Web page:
Our complete guide to...

Andermatt

Switzerland

Andermatt has a cult reputation as one of Europe’s premier “steep and deep” destinations, combining serious off-piste with a formidable snow record.

 

Once a sleepy backwater, the resort was transformed in 2013 with the opening of the Chedi Andermatt, the flagship hotel in a new wave of luxury developments designed to catapult Andermatt into the international limelight.

 

The ski area is also expanding, with new links to the neighbouring resort of Sedrun considerably broadening its appeal.

Where is Andermatt?

 Transfer time:

Zurich - 1hr 30 (car), 2hr15 (train)

 

Andermatt is in the canton of Uri, in the central Swiss Alps, 90 minutes drive south of Zurich airport.

Andermatt - the resort

Resort height: 1445m

 

The old village of Andermatt retains a quirky Alpine charm, and remains largely untouched by the burgeoning luxury “resort” next door. The unusual dog-legged main street is a pleasant place for an evening stroll and offers a number of interesting, if somewhat old-fashioned, little shops, bars and restaurants.

 

The new development, dominated by the 5 star luxury Chedi Andermatt, is built in a more modern but low-rise chalet style and blends relatively unobtrusively into the original village.

Andermatt's ski area

 Altitude:

1445-2965m

 Pistes:

125km 

 

Andermatt has two main ski areas. The best suited to advanced skiers is the world-famous Gemsstock mountain, which is high, north-facing and exceptionally reliable for snow.

 

On the other side of town, the sunnier, gentler Nätschen area (which is connected to Sedrun) is better suited to intermediates or mixed ability skiers, and more easily accessible from the Chedi.

Andermatt's snow record

Our snow rating:☆☆☆☆☆

 

Andermatt has one of the best snow records in the Alps, with a season that typically runs from mid-November to late April. This is partly due to its location close to the main Alpine Ridge, allowing it to tap into major storms of both Atlantic and Mediterranean origin.

 

The 2965m north-facing Gemsstock also holds its snow superbly, especially above the mid-station where there is a small glacier.

Where to find the best snow in Andermatt

The red and black runs above the Gemsstock mid-station are usually in great shape due to both their height and northerly orientation. The Nätschen area gets a lot of sun, however, which means that late in the season slush can be more of an issue here than on the Gemsstock.

Where to ski in bad weather

Andermatt’s ski area does not have much shelter in really bad weather, just a few trees here and there on some of the lowest runs.

 

If you want to carry on skiing in poor weather, our best advice is to take the train to Sedrun where the proportion of tree-lined terrain is a little more generous.

Andermatt for expert skiers

Our rating:☆☆☆☆☆

 

Andermatt is an excellent resort for expert skiers, with plenty of challenges in all sectors.

 

The best expert terrain can be found on the Gemsstock mountain, whose top cable-car serves long, exhilarating and exceptionally snow-sure runs (both on and off piste) of around 900m vertical.

 

With its big reputation for powder, Andermatt is indeed a free-rider’s paradise with seemingly limitless off-piste options in all directions.

Andermatt for intermediate skiers

Our rating:☆☆☆☆☆

 

The famous Gemsstock mountain may be best suited to experts, but confident intermediate skiers will also enjoy the long, circuitous red from the top cable-car station, as well as a number of shorter runs around the mid-station.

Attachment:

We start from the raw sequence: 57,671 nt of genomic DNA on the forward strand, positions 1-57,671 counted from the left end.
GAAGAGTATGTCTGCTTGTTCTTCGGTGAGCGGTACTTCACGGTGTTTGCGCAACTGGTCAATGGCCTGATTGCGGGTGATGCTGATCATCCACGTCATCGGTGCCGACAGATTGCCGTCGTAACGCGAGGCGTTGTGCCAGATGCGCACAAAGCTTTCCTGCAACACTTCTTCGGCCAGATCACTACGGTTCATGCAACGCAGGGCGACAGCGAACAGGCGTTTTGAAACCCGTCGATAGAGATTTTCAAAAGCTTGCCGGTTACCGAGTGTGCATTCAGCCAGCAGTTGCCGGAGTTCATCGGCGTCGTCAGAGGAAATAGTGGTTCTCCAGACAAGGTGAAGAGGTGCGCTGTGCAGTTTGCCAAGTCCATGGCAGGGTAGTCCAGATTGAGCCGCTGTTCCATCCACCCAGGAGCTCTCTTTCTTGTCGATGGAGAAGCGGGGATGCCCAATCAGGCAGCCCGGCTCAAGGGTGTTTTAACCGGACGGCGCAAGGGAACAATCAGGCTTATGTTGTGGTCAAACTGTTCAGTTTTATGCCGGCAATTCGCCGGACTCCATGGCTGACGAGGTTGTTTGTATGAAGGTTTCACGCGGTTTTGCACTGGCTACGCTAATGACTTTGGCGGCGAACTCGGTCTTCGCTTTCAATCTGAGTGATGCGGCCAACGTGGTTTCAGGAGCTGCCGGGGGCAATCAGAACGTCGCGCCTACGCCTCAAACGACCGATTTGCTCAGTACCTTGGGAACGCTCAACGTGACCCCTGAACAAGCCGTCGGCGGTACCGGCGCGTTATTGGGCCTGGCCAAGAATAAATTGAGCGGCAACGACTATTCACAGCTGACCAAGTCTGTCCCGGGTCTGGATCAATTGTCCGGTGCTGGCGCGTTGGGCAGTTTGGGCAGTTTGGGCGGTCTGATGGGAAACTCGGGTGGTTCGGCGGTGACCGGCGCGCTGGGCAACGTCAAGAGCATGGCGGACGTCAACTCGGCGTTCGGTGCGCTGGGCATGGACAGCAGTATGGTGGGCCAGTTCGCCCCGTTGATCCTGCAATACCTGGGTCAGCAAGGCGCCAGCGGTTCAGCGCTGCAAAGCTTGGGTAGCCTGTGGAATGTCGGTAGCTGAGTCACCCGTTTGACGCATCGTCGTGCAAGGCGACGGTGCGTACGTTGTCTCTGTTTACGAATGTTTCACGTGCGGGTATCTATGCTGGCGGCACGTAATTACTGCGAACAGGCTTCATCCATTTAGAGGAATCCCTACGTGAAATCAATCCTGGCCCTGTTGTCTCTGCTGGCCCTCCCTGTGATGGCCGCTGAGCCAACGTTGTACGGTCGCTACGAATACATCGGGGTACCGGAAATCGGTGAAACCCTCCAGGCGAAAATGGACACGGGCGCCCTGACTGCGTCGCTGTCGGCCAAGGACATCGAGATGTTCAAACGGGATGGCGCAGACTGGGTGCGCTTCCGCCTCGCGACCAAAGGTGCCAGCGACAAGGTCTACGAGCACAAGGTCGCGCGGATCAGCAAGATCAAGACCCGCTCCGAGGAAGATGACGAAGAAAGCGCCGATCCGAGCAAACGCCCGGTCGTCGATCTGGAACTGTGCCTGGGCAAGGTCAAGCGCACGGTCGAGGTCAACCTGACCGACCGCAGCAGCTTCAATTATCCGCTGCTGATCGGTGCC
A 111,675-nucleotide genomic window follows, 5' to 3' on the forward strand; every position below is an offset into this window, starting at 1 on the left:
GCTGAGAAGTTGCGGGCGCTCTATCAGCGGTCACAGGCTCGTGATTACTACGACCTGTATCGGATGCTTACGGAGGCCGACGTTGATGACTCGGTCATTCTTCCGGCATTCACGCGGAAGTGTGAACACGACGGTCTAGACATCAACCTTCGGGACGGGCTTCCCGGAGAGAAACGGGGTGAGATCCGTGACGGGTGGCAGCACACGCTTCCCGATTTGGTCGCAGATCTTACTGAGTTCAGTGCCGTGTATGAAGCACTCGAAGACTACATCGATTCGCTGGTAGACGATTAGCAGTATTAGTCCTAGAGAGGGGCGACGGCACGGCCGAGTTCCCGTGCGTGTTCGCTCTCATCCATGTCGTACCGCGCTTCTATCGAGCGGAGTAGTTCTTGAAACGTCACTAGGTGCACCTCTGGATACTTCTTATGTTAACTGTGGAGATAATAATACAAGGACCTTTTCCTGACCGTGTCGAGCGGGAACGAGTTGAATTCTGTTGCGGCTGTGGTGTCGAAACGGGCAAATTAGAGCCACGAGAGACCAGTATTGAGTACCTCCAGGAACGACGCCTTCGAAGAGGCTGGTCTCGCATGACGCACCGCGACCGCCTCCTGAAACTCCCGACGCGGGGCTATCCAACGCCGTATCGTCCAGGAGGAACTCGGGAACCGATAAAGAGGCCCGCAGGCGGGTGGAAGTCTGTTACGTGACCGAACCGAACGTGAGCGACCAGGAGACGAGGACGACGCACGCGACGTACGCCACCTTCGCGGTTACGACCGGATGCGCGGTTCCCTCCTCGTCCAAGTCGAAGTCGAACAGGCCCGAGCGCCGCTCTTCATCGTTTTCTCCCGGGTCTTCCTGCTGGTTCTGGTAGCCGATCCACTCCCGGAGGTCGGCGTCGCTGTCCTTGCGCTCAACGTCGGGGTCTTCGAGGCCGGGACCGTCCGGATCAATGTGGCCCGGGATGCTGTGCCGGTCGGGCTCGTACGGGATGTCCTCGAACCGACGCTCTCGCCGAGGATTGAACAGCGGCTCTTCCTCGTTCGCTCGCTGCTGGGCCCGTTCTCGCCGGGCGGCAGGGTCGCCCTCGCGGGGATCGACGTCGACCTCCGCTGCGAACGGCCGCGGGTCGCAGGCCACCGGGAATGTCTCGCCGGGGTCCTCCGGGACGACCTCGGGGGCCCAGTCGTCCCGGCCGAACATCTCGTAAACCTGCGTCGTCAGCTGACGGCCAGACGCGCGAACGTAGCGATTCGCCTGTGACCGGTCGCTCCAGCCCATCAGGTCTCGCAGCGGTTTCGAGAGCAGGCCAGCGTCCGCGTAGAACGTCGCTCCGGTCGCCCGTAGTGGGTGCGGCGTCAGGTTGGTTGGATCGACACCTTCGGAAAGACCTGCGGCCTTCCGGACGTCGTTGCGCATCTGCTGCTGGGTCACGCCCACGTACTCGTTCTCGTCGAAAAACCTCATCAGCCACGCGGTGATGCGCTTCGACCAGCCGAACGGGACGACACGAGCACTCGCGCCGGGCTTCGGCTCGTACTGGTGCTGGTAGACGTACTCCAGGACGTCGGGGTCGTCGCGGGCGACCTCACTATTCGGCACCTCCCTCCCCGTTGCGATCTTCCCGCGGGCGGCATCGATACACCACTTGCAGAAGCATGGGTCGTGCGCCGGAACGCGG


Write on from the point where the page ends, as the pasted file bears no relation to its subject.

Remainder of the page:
Overall, however, it is the Nätschen and linked Sedrun areas that provide the greatest extent and variety of intermediate terrain.

Andermatt for beginner skiers

Our rating:☆☆☆☆☆

 

Although there is a long easy blue from Nätschen to resort, Andermatt is not a ski resort that we recommend for complete beginners.

Andermatt for cross country skiers

There are 28km of cross-country trails in Andermatt's Ursern Valley, together with a night trail in Realp, illuminated on weekday evenings. There are a further 45km of trails in Sedrun, 25 minutes away from Andermatt by train.

Mountain restaurants in Andermatt

Andermatt does not have a wide choice of mountain restaurants. On the Gemsstock, the Bergrestaurant Gurschen restaurant gets crowded, especially at weekends.

 

If you are skiing on the Nätschen side, our top recommendation is the Bergrestaurant Nätschen, with reliably good food and a magnificent sun terrace.

Andermatt for non-skiers

Our rating:☆☆☆☆☆

 

Andermatt has a number of non-skiing activities to offer, including tobogganing at Nätschen, snow-shoeing and 20km of winter walking in the valley. There is also a natural ice-skating rink open from Christmas until the end of February.

Andermatt's après-ski

Our rating:☆☆☆☆☆

 

Après-ski is relatively quiet in Andermatt during the week but there are a number of pubs and bars, some of which can be lively at weekends. For the most chic après scene in town, head to the bar at the luxury 5 star Chedi Andermatt. The Apothek (at the River House Hotel) and the Spycher are two simpler but equally popular options.

Eating out in Andermatt

Andermatt has a wide choice of restaurants, many of which have a strong Italian influence. La Curva, in the Hotel Monopol-Metropol, does excellent pizzas and steaks while the Baeren specialises in dishes from Ticino (the Italian speaking part of southern Switzerland). The 5 star Chedi Andermatt has two restaurants, and specialises in gourmet Asian cuisine.

Snow-wise’s top tip

Due to its proximity to Zurich, Andermatt can get busy at weekends. Aim to ski on weekdays if you want to avoid queuing, especially for the main Gemsstock cable-car.

Considering a luxury ski holiday or short break in Andermatt?

 

Call us on: +44 (0)20 3397 8450

Email us at: info@snow-wise.com

Or fill in our contact form